"How do you know this?"She tried to parry and evade, but he would not have it, and obliged her to admit that she did not. "Not that I dislike her," she explained. "I like to have her round. I dare say it is a whim."When Cairness got him to the post and turned him over to the officer-of-the-day, the fire had burned itself out and quiet was settling down again. Big warm drops were beginning to splash from the clouds.
The general's long silence was making the complete man nervous. Beads of sweat stood out on his forehead, and he twisted his hands together. "The Sun, the Darkness, and the Winds are all listening to what we now say. To prove to you that I am telling the truth, remember that I sent you word that I would come from a place far away to speak to you here, and you see me now. If I were thinking bad, I would never have come here. If it had been my fault, would I have come so far to talk with you?" he whined."Seen the way Landor's been catching it?" they asked.And when the retreat gun boomed in the distance, she stood up, shaking the earth and grasses from her gown, and started to carry out her plans. A storm was blowing up again. Clouds were massing in the sky, and night was rising rather than the sun setting. There was a cold, greenish light above the snow peak, and darkness crept up from the earth and down from the gray clouds that banked upon the northern horizon and spread fast across the heavens. A bleak, whining wind rustled the leaves of the big trees down by the creek, and caught up the dust of the roadway in little eddies and whirls, as Felipa, with a new purpose in her step, swung along it back to the post.
"She's mighty nice looking, ain't she?"She was quite alone, wandering among the trees and bushes in the creek bottom, and her hands were full of wild flowers. She had pinned several long sprays of the little ground blossoms, called "baby-blue eyes," at her throat, and they lay along her white gown prettily.[Pg 274] She stopped and spoke to him, with a note of lifelessness in her high, sweet voice; and while he answered her question as to what he had been doing since she had seen him last, she unpinned the "baby-blue eyes" and held them out to him. "Would you like these?" she asked simply. He took them, and she said "Good-by" and went on.
"Mr. Ellton was here this morning," Felipa told him, "and he will be in again before retreat."When he looked up again to Brewster's house, there was a chink of faint light showing through a curtain. He got up then and went down to Ellton's quarters.
Down by the river a coyote scudded across her path as she made her way through the willows, and when he was well beyond, rose up on his hind legs and looked after her. At the water's edge she stopped and glanced across to the opposite bank. The restlessness was going, and she meant to return now, before she should be missed鈥攊f indeed she were not missed already, as was very probable. Yet still she waited, her hands clasped in front of her, looking down at the stream. Farther out, in the middle, a ripple flashed. But where she stood among the bushes, it was very dark. The water made no sound, there was not a breath of air, yet suddenly there was a murmur, a rustle.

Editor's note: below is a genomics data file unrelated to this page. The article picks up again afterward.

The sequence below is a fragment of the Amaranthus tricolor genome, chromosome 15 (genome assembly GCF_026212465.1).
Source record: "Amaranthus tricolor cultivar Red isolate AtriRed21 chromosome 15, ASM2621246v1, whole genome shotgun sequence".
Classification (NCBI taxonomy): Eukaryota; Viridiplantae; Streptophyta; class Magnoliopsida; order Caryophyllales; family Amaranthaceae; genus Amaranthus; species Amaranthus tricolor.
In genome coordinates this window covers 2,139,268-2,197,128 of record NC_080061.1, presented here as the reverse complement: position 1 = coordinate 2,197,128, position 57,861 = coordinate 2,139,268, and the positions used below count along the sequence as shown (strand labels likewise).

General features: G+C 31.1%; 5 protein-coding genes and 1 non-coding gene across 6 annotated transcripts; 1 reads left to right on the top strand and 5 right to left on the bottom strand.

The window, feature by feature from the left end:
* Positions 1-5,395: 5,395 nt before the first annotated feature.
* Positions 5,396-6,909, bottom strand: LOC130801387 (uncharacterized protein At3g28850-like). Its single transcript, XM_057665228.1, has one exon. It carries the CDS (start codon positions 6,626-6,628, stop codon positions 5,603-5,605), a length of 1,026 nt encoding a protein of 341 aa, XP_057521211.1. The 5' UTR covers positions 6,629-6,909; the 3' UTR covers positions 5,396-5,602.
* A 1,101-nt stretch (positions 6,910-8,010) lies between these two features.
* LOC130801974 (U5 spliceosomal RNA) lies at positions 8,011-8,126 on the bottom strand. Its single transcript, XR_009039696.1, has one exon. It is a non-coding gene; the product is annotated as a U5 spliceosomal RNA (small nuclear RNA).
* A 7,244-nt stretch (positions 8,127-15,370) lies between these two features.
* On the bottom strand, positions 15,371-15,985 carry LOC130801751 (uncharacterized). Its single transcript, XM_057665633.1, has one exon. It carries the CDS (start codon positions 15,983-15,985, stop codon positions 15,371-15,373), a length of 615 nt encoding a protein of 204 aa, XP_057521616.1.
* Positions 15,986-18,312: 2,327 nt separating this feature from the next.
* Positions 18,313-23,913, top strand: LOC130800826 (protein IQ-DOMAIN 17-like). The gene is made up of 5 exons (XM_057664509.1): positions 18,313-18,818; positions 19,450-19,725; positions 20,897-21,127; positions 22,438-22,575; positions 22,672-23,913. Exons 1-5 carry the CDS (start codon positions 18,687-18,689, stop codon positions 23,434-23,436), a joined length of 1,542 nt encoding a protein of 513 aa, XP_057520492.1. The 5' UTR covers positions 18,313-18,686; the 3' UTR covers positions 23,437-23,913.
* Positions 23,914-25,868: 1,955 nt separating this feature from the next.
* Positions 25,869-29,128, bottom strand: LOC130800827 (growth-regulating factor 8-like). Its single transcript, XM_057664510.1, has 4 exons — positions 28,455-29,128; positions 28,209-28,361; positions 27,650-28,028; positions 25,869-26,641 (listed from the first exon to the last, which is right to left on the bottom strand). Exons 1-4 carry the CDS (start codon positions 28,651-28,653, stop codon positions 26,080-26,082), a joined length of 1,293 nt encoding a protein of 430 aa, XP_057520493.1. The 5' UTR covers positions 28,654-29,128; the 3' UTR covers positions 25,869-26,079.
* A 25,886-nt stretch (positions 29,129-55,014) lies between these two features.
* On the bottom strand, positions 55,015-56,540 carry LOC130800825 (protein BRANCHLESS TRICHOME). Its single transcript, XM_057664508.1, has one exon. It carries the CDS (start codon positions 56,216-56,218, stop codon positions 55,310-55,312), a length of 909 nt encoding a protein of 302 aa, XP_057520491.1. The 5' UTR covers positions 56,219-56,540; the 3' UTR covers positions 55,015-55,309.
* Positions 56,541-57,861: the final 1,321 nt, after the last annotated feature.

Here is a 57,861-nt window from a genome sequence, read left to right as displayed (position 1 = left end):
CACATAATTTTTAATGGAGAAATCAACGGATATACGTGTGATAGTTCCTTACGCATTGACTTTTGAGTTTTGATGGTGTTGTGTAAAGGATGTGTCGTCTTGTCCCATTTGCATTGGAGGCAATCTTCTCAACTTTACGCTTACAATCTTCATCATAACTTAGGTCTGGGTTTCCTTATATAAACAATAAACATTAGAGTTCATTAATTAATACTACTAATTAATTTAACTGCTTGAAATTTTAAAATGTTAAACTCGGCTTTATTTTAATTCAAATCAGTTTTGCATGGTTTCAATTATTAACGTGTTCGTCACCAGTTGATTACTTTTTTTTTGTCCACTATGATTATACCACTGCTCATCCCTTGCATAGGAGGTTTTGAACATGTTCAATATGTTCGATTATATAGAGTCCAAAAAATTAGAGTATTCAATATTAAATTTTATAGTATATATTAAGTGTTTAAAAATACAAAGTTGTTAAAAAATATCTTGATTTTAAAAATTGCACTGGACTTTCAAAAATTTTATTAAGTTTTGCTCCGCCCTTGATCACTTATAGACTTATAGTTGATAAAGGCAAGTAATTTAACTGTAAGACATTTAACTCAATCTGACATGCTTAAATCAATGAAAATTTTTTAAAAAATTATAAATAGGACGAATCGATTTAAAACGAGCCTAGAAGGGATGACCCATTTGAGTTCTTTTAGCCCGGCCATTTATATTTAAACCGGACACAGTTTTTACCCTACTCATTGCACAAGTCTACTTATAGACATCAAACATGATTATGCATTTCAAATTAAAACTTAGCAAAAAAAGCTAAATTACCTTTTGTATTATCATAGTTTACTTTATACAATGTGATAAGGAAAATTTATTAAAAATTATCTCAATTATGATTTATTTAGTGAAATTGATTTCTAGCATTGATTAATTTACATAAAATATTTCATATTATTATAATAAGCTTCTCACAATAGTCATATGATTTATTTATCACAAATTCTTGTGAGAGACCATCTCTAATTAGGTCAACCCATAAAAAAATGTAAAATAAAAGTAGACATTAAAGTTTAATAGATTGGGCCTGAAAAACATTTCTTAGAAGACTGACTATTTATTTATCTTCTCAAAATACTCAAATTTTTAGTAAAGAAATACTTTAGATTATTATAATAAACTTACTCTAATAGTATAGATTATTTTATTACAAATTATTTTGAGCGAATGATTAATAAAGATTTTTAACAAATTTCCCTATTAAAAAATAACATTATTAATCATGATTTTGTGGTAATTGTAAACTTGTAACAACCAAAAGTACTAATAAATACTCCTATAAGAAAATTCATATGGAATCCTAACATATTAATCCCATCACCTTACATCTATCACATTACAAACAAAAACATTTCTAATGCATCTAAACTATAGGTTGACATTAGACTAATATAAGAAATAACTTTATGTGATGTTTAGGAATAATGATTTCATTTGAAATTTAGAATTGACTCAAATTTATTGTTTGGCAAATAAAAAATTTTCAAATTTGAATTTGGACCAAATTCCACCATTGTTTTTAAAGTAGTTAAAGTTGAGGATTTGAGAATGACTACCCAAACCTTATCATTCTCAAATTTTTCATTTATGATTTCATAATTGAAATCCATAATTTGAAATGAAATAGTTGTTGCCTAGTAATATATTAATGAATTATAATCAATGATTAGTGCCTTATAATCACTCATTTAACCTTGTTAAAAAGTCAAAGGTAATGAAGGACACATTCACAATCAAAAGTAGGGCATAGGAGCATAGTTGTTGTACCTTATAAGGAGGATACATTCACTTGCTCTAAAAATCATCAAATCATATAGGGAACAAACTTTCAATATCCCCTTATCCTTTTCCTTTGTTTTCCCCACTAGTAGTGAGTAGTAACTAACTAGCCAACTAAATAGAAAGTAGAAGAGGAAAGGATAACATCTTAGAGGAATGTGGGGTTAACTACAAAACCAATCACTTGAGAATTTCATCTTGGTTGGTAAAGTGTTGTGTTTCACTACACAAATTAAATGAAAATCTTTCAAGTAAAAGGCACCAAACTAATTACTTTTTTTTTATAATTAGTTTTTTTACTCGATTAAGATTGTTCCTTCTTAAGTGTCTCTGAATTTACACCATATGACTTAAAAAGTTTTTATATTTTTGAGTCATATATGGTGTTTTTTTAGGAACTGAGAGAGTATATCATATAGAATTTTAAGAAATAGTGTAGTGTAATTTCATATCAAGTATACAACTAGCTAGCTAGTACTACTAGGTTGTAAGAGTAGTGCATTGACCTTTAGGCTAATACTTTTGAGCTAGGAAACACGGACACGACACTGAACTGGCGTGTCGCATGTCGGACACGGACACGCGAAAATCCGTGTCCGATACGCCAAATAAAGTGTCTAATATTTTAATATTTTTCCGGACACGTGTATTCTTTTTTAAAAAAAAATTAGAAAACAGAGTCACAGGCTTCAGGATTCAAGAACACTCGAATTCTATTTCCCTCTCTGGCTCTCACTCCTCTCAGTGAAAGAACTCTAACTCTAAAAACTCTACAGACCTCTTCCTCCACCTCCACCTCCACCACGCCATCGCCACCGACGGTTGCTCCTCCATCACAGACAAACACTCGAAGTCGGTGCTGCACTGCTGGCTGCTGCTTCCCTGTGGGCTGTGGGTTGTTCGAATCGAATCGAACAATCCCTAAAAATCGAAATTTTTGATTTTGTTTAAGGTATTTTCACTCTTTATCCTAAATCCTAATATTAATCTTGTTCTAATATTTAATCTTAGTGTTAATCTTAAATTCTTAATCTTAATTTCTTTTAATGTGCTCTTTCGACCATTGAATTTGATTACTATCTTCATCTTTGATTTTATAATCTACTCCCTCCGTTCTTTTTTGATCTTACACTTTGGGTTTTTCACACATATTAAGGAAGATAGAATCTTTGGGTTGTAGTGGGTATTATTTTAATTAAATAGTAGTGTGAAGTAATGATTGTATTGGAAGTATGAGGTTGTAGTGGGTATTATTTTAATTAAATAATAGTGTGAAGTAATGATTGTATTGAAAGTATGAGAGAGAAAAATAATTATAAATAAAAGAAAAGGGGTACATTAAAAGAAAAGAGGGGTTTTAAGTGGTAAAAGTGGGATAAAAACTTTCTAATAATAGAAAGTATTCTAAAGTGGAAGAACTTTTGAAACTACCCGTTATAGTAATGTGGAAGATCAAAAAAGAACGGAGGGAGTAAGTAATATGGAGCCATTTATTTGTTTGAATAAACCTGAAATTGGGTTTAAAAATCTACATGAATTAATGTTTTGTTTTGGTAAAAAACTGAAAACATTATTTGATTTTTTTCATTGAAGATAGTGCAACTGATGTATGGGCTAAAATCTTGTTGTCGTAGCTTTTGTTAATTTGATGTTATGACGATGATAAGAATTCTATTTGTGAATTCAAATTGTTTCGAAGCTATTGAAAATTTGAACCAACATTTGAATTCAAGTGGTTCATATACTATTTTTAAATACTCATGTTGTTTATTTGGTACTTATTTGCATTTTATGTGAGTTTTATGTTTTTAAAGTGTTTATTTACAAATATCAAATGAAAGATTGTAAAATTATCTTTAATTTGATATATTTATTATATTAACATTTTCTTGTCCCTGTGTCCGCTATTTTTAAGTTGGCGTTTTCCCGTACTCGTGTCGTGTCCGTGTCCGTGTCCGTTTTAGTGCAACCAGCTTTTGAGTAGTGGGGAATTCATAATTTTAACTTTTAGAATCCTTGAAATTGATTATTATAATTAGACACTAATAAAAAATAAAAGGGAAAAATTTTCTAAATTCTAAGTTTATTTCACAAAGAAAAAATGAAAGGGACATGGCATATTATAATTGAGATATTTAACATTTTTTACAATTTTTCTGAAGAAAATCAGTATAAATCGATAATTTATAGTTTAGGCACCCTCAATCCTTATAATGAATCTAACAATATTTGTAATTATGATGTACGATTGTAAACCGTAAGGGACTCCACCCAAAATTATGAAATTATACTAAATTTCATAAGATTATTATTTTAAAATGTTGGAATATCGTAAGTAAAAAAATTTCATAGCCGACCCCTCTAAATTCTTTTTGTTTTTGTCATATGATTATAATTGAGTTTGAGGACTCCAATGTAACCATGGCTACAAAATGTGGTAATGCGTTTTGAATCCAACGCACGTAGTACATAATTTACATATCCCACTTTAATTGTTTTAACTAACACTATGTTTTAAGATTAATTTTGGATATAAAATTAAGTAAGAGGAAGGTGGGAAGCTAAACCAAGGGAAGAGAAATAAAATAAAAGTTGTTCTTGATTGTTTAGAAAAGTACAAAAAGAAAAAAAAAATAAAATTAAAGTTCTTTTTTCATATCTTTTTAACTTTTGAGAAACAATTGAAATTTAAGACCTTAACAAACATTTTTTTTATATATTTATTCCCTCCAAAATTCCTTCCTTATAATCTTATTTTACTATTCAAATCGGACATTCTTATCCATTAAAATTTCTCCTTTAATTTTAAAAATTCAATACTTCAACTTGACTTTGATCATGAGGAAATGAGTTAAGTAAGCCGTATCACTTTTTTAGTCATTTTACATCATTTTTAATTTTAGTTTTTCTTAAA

Then he began to come to himself and to listen to all that Felipa had to tell him of the many things she had not put in her short and labored letters. He saw[Pg 140] that she looked more beautiful and less well than when he had left her. There was a shadow of weariness on her face that gave it a soft wistfulness which was altogether becoming. He supposed it was because she had nursed him untiringly, as she had; but it did not occur to him to thank her, because she had done only what was a wife's duty, only what he would have done for her if the case had been reversed. Toward the end of the day he began to wonder that no one had been to see him, and he spoke of it.The log cabin was tidy. There were chintz curtains at the windows, much of the furniture, of ranch manufacture, was chintz covered, the manta of the ceiling was unstained, there were pictures from London Christmas papers on the walls, and photographs of the fair women at "home."
Ellton messed with them regularly, but he was not to go out, because he was acting adjutant. To his intense disgust and considerable mortification鈥攆or he was young and very enthusiastic and burdened with ideals鈥攈e was obliged to appear spick and span in irreproachable undress, beside his superiors in their campaign clothes.It was the eternal old story of the White-man's whiskey. A rancher living some four hundred yards from the boundary line upon the Mexican side had sold it to the Indians. Many of them were dead or fighting drunk. The two sober Indians asked for a squad of soldiers to help them guard the ranchman, and stop him from selling any more mescal. They were right-minded themselves and really desired peace, and their despair was very great.
The lieutenant himself did neither, but he argued that his mind was never off it.He rolled another cigarette, and sat smoking it unmoved. And she went into the mess tent.详情
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